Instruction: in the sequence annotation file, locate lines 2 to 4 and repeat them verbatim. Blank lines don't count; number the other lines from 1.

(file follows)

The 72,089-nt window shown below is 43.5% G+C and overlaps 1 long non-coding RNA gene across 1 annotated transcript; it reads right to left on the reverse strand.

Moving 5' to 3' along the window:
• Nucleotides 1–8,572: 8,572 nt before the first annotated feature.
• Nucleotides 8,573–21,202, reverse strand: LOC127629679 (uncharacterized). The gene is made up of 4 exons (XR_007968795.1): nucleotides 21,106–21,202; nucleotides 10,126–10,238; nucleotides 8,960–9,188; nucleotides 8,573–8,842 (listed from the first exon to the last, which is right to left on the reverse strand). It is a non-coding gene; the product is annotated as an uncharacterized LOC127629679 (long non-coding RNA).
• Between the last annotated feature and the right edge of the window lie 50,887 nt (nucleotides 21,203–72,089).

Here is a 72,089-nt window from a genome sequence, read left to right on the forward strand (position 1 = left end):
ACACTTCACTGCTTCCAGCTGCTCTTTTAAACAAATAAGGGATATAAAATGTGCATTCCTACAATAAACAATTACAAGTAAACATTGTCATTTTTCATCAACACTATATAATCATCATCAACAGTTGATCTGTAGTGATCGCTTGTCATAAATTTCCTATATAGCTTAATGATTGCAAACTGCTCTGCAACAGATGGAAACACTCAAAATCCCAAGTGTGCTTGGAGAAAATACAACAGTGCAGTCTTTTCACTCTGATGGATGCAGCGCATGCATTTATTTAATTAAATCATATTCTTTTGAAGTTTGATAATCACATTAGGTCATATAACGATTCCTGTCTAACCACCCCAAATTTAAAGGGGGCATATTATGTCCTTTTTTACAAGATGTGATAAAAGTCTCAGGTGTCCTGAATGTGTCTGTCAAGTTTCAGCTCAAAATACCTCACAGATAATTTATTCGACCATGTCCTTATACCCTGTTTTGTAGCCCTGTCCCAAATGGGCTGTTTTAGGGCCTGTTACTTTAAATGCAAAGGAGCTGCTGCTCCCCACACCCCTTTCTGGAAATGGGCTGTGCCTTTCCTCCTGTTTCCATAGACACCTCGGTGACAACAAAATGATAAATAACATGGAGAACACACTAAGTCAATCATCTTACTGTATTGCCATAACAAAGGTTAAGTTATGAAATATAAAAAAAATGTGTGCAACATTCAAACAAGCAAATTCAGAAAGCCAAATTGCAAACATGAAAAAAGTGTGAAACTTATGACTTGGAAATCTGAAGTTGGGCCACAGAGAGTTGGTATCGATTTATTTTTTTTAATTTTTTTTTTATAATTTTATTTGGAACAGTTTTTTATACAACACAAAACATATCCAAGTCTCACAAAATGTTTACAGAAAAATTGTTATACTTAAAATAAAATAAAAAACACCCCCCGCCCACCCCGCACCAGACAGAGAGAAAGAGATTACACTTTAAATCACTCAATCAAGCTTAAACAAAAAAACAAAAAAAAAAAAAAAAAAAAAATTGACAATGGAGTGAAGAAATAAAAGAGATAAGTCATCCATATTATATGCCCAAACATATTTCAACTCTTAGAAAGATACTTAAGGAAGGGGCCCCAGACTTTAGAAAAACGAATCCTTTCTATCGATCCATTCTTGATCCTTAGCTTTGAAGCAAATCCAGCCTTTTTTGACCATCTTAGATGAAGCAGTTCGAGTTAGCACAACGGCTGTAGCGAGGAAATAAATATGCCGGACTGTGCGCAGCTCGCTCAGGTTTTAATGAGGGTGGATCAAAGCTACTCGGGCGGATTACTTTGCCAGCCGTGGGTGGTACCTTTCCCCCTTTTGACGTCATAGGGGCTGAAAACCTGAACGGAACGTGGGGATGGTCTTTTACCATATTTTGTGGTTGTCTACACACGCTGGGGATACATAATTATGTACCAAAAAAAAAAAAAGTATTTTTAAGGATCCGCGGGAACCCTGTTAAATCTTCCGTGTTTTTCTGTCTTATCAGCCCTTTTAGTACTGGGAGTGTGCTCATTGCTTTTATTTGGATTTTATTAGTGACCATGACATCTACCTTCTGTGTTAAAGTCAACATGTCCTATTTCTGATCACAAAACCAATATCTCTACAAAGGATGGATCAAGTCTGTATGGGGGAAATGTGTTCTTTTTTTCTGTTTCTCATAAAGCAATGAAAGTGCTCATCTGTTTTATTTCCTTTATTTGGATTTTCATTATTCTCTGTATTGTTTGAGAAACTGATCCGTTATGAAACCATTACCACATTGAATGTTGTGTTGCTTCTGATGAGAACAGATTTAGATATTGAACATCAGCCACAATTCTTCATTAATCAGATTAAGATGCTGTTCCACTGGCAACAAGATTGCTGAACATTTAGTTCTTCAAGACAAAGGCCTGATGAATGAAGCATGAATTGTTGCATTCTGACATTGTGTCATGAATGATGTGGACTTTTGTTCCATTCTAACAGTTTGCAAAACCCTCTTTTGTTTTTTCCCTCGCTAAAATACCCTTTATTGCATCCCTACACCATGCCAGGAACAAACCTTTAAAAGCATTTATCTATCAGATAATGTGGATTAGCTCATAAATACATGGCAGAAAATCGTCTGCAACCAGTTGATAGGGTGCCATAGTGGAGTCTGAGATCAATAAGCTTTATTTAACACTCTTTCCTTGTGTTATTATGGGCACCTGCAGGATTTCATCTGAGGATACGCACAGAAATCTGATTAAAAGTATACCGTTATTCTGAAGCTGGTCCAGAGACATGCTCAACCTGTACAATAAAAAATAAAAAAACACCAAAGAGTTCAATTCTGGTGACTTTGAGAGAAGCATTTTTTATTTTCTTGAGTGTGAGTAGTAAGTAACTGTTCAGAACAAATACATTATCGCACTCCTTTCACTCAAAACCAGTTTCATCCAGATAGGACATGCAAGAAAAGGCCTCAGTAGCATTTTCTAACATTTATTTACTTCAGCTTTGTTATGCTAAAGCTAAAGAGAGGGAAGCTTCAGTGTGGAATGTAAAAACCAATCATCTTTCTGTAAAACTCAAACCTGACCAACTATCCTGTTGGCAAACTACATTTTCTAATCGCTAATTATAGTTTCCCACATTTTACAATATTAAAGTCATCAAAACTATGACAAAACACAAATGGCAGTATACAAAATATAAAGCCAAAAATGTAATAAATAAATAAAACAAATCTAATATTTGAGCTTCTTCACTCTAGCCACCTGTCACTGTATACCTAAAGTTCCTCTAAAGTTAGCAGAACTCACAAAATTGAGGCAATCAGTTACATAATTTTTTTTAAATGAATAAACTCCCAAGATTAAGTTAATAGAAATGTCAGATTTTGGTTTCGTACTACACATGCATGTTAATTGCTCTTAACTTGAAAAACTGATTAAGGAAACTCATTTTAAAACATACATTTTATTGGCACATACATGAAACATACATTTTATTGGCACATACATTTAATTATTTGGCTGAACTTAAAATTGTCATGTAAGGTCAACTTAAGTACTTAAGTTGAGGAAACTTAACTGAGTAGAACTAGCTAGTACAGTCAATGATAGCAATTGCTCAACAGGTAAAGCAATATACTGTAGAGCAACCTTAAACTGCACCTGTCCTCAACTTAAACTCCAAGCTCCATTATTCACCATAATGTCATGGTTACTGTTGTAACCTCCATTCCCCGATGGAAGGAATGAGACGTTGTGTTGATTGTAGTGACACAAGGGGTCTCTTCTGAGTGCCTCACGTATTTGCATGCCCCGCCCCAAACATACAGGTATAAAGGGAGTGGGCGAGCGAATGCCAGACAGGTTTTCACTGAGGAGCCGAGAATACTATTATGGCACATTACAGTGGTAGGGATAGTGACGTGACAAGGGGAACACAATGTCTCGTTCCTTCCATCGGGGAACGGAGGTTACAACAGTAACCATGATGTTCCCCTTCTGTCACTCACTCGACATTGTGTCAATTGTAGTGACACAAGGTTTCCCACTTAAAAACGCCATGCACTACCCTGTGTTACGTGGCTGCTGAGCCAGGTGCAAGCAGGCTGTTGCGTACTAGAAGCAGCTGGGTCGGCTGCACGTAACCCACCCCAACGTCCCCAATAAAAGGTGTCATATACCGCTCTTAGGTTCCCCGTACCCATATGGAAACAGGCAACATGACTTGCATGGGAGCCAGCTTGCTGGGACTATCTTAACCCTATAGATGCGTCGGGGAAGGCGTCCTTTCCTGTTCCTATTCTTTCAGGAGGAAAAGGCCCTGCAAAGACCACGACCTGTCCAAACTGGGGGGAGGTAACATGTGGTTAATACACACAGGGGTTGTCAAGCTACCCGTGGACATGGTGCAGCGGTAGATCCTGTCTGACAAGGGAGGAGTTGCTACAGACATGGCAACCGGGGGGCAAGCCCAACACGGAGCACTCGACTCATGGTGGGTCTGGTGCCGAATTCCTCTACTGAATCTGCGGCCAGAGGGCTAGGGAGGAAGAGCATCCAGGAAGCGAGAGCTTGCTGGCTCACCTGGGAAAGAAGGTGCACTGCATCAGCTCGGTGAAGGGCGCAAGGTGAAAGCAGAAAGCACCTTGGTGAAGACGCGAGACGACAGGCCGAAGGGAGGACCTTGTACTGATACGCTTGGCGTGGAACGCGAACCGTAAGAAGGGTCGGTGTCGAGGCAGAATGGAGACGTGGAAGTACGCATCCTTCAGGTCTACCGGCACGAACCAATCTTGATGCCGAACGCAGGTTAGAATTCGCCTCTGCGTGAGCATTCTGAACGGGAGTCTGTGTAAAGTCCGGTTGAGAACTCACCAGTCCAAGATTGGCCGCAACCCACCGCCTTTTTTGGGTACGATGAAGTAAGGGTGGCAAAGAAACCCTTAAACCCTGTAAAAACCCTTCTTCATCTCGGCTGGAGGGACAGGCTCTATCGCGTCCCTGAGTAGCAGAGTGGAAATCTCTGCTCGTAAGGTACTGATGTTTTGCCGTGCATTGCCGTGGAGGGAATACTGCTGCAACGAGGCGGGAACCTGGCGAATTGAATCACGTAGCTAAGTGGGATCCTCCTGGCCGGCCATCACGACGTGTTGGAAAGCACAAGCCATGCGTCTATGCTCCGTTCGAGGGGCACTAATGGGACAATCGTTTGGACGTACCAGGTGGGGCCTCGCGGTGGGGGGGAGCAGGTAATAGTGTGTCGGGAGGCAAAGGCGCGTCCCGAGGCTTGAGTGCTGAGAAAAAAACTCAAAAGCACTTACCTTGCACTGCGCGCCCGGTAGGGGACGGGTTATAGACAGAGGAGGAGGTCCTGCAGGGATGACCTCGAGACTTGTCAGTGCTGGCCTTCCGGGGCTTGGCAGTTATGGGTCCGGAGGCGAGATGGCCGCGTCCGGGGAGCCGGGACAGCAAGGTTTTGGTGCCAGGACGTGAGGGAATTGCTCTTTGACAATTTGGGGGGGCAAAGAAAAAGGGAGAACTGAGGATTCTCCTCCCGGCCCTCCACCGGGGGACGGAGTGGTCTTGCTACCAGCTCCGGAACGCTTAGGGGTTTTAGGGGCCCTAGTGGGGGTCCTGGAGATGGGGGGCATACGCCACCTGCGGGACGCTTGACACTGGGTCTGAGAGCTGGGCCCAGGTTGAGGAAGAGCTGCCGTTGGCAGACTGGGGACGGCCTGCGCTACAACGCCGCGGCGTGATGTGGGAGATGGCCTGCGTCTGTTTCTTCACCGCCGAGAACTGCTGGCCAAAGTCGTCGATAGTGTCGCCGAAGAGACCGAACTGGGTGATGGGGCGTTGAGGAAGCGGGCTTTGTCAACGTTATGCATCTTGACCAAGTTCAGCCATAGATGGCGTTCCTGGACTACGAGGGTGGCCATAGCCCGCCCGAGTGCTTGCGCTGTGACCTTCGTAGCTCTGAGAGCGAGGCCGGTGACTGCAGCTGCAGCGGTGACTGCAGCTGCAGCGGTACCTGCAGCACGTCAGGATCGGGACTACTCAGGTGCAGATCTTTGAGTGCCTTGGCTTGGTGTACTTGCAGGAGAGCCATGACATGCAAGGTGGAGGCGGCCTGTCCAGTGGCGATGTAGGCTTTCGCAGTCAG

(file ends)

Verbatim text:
Moving 5' to 3' along the window:
• Nucleotides 1–8,572: 8,572 nt before the first annotated feature.
• Nucleotides 8,573–21,202, reverse strand: LOC127629679 (uncharacterized). The gene is made up of 4 exons (XR_007968795.1): nucleotides 21,106–21,202; nucleotides 10,126–10,238; nucleotides 8,960–9,188; nucleotides 8,573–8,842 (listed from the first exon to the last, which is right to left on the reverse strand). It is a non-coding gene; the product is annotated as an uncharacterized LOC127629679 (long non-coding RNA).